Human CNS gene expression & RNA editing browser


Welcome to the CNS browser. Created by Brendan Ansell, Bahlo Laboratory, Walter + Eliza Hall Institute. In this browser you can investigate gene expression levels in single neuronal nuclei assayed in the studies below, as well as RNA editing events in those nuclei.

Please use the tabs to search for your gene or editing site of interest


Abstracts of represented publications


Lake et al Science 2016

The human brain has enormously complex cellular diversity and connectivities fundamental to our neural functions, yet difficulties in interrogating individual neurons has impeded understanding of the underlying transcriptional landscape. We developed a scalable approach to sequence and quantify RNA molecules in isolated neuronal nuclei from a postmortem brain, generating 3227 sets of single-neuron data from six distinct regions of the cerebral cortex. Using an iterative clustering and classification approach, we identified 16 neuronal subtypes that were further annotated on the basis of known markers and cortical cytoarchitecture. These data demonstrate a robust and scalable method for identifying and categorizing single nuclear transcriptomes, revealing shared genes sufficient to distinguish previously unknown and orthologous neuronal subtypes as well as regional identity and transcriptomic heterogeneity within the human brain.


Darmanis et al PNAS 2015

The human brain is a tissue of vast complexity in terms of the cell types it comprises. Conventional approaches to classifying cell types in the human brain at single cell resolution have been limited to exploring relatively few markers and therefore have provided a limited molecular characterization of any given cell type. We used single cell RNA sequencing on 466 cells to capture the cellular complexity of the adult and fetal human brain at a whole transcriptome level. Healthy adult temporal lobe tissue was obtained during surgical procedures where otherwise normal tissue was removed to gain access to deeper hippocampal pathology in patients with medical refractory seizures. We were able to classify individual cells into all of the major neuronal, glial, and vascular cell types in the brain. We were able to divide neurons into individual communities and show that these communities preserve the categorization of interneuron subtypes that is typically observed with the use of classic interneuron markers. We then used single cell RNA sequencing on fetal human cortical neurons to identify genes that are differentially expressed between fetal and adult neurons and those genes that display an expression gradient that reflects the transition between replicating and quiescent fetal neuronal populations. Finally, we observed the expression of major histocompatibility complex type I genes in a subset of adult neurons, but not fetal neurons. The work presented here demonstrates the applicability of single cell RNA sequencing on the study of the adult human brain and constitutes a first step toward a comprehensive cellular atlas of the human brain.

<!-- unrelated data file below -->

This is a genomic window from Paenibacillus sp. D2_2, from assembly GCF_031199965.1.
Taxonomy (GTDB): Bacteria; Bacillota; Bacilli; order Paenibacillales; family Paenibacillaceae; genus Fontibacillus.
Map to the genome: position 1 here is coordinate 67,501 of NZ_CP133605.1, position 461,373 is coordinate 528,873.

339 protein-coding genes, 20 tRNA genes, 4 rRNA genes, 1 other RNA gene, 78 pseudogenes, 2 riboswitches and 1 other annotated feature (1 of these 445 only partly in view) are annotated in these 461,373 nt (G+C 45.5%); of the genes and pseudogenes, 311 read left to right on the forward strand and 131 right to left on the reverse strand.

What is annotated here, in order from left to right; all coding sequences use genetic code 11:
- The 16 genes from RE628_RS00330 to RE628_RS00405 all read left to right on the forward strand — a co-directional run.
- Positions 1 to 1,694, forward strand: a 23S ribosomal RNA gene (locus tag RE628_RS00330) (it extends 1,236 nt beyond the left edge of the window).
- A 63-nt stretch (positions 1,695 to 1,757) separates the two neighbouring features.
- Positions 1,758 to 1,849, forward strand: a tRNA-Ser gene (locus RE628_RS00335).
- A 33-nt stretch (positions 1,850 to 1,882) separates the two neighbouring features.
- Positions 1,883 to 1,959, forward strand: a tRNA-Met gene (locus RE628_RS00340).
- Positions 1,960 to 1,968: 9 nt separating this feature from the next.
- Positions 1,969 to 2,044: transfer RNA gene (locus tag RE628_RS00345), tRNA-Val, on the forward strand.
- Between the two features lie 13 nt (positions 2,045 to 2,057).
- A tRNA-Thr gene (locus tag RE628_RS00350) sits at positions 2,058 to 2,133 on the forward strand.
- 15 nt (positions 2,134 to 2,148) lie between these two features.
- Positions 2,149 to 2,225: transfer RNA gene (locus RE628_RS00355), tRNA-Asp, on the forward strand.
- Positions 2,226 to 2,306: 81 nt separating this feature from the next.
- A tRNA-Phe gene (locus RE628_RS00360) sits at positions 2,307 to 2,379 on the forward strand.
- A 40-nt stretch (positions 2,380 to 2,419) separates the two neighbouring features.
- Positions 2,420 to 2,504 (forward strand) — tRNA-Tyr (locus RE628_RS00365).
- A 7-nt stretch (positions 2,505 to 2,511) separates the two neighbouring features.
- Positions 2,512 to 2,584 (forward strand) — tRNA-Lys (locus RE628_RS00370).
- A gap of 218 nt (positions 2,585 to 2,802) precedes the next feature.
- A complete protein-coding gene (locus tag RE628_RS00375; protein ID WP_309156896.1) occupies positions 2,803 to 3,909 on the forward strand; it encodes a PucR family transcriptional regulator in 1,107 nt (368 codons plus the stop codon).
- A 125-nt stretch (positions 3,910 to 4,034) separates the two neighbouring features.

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Healthy brain single cell gene expression


Lake et al, Science 2016



Darmanis et al, PNAS 2015


Welcome to the CNS browser for healthy brain single-neuron RNA editing. Here you can explore RNA editing sites quantified in transcriptomes from single neuronal nuclei published by Lake et al, Science 2016.


References for the datasets used in this server are provided at the bottom of the page.

Enter your editing site of interest (Hg38 coordinates) in the box below, or scroll down to investigate editing across entire genes.



Edited allele proportion per cell
Grouped by neuronal subgroup


Grouped by cortical region


Scroll over points to reveal editing site details. Click and drag to zoom in to a region of the plot. Clicking on a point will update the editing site table above.

              




Reference datasets and publications

Darmanis et al, PNAS 2015
Breen et al Nature Neuroscience 2019
Tran et al Nature Neuroscience 2019
Picardi et al Nucleic Acids Research 2017
Landrum et al Nucleic Acids Research 2018